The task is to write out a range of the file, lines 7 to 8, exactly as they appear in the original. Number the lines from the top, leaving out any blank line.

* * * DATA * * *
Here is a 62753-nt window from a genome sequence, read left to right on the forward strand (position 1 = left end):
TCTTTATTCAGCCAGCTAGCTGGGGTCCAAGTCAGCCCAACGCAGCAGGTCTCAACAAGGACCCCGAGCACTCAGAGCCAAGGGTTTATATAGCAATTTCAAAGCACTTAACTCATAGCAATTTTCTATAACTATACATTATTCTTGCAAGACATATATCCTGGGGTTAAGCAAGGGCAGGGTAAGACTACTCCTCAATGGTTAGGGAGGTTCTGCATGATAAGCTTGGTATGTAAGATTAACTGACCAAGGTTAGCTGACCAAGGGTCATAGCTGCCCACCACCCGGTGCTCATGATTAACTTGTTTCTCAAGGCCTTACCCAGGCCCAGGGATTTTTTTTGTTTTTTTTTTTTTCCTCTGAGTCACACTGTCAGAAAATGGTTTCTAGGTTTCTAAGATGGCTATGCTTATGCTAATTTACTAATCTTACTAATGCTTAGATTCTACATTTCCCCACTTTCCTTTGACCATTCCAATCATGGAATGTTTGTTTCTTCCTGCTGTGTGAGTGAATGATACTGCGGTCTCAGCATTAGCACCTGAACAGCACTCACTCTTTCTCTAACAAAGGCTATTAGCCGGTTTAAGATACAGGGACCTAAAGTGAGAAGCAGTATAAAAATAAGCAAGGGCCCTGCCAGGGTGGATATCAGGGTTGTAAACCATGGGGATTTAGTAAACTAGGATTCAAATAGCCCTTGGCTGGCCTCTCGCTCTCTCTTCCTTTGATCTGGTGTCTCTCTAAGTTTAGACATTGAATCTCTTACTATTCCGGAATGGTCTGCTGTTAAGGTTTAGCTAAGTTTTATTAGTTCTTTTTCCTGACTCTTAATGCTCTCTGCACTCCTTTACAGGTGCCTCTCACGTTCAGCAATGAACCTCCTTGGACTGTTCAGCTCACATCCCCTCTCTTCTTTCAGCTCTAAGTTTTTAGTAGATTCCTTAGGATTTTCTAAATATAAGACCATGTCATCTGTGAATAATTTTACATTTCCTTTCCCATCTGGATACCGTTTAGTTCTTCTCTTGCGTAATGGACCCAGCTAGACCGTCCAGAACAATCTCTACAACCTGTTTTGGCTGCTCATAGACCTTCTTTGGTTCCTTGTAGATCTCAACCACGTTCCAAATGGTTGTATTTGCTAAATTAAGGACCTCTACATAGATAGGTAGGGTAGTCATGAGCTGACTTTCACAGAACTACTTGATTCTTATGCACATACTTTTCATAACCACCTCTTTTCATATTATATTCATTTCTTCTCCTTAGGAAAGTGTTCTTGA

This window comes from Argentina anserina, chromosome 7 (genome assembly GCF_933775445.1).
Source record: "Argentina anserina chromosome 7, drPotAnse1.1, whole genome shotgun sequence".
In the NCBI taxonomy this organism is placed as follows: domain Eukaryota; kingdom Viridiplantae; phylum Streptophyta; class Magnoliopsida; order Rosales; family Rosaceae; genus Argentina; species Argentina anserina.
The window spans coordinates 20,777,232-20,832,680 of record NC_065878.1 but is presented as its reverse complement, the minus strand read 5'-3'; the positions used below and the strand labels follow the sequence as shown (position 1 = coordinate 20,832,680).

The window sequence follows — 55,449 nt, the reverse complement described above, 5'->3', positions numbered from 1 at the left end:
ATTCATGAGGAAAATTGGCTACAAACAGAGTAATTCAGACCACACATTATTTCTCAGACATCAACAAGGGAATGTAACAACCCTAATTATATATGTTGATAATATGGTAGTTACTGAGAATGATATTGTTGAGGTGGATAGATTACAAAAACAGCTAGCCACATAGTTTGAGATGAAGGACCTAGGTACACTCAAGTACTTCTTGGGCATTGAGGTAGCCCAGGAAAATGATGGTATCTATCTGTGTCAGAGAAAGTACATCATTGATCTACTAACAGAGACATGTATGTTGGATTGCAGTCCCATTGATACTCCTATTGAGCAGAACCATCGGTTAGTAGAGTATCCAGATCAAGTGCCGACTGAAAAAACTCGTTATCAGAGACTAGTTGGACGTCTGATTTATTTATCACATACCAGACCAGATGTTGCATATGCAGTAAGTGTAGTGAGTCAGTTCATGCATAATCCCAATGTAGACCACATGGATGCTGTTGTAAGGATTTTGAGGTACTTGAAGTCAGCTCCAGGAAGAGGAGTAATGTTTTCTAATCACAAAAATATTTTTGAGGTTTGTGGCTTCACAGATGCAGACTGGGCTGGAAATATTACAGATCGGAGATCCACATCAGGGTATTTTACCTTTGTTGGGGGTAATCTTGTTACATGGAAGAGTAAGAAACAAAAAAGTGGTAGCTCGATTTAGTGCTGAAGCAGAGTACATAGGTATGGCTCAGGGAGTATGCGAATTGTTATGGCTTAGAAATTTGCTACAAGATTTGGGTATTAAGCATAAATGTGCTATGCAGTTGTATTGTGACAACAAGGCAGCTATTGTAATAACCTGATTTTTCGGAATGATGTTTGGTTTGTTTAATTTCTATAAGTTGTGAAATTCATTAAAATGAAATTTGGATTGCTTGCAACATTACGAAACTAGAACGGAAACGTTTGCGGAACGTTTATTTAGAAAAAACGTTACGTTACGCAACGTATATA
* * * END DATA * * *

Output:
The window sequence follows — 55,449 nt, the reverse complement described above, 5'->3', positions numbered from 1 at the left end:
ATTCATGAGGAAAATTGGCTACAAACAGAGTAATTCAGACCACACATTATTTCTCAGACATCAACAAGGGAATGTAACAACCCTAATTATATATGTTGATAATATGGTAGTTACTGAGAATGATATTGTTGAGGTGGATAGATTACAAAAACAGCTAGCCACATAGTTTGAGATGAAGGACCTAGGTACACTCAAGTACTTCTTGGGCATTGAGGTAGCCCAGGAAAATGATGGTATCTATCTGTGTCAGAGAAAGTACATCATTGATCTACTAACAGAGACATGTATGTTGGATTGCAGTCCCATTGATACTCCTATTGAGCAGAACCATCGGTTAGTAGAGTATCCAGATCAAGTGCCGACTGAAAAAACTCGTTATCAGAGACTAGTTGGACGTCTGATTTATTTATCACATACCAGACCAGATGTTGCATATGCAGTAAGTGTAGTGAGTCAGTTCATGCATAATCCCAATGTAGACCACATGGATGCTGTTGTAAGGATTTTGAGGTACTTGAAGTCAGCTCCAGGAAGAGGAGTAATGTTTTCTAATCACAAAAATATTTTTGAGGTTTGTGGCTTCACAGATGCAGACTGGGCTGGAAATATTACAGATCGGAGATCCACATCAGGGTATTTTACCTTTGTTGGGGGTAATCTTGTTACATGGAAGAGTAAGAAACAAAAAAGTGGTAGCTCGATTTAGTGCTGAAGCAGAGTACATAGGTATGGCTCAGGGAGTATGCGAATTGTTATGGCTTAGAAATTTGCTACAAGATTTGGGTATTAAGCATAAATGTGCTATGCAGTTGTATTGTGACAACAAGGCAGCTATTGTAATAACCTGATTTTTCGGAATGATGTTTGGTTTGTTTAATTTCTATAAGTTGTGAAATTCATTAAAATGAAATTTGGATTGCTTGCAACATTACGAAACTAGAACGGAAACGTTTGCGGAACGTTTATTTAGAAAAAACGTTACGTTACGCAACGTATATA